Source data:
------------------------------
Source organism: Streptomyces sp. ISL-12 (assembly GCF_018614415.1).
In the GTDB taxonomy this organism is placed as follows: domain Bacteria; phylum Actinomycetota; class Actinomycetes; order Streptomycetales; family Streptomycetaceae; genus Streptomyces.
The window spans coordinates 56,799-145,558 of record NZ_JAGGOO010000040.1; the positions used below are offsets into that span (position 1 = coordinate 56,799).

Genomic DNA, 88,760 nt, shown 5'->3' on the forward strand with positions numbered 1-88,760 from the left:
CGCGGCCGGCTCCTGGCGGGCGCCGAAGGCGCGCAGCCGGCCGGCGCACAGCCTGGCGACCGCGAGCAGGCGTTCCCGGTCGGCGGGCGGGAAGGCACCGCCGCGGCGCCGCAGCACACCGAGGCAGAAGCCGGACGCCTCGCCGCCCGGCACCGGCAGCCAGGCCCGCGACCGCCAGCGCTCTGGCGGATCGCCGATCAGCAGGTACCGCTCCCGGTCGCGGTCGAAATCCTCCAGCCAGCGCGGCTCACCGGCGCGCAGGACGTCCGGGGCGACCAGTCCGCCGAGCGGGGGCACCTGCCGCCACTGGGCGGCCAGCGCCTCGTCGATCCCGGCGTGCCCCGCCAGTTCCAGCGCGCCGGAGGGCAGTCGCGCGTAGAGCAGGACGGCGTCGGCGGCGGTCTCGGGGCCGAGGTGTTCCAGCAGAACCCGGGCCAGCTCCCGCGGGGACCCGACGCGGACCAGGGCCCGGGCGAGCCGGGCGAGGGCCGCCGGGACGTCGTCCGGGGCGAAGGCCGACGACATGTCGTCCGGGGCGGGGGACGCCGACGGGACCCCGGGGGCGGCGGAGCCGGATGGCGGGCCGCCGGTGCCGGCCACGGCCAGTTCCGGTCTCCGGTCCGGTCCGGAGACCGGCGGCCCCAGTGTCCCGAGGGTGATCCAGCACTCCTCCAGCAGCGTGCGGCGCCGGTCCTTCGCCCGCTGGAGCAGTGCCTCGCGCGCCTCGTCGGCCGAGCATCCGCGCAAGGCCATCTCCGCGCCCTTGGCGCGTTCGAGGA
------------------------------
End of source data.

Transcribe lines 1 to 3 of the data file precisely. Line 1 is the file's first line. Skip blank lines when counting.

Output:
Source organism: Streptomyces sp. ISL-12 (assembly GCF_018614415.1).
In the GTDB taxonomy this organism is placed as follows: domain Bacteria; phylum Actinomycetota; class Actinomycetes; order Streptomycetales; family Streptomycetaceae; genus Streptomyces.
The window spans coordinates 56,799-145,558 of record NZ_JAGGOO010000040.1; the positions used below are offsets into that span (position 1 = coordinate 56,799).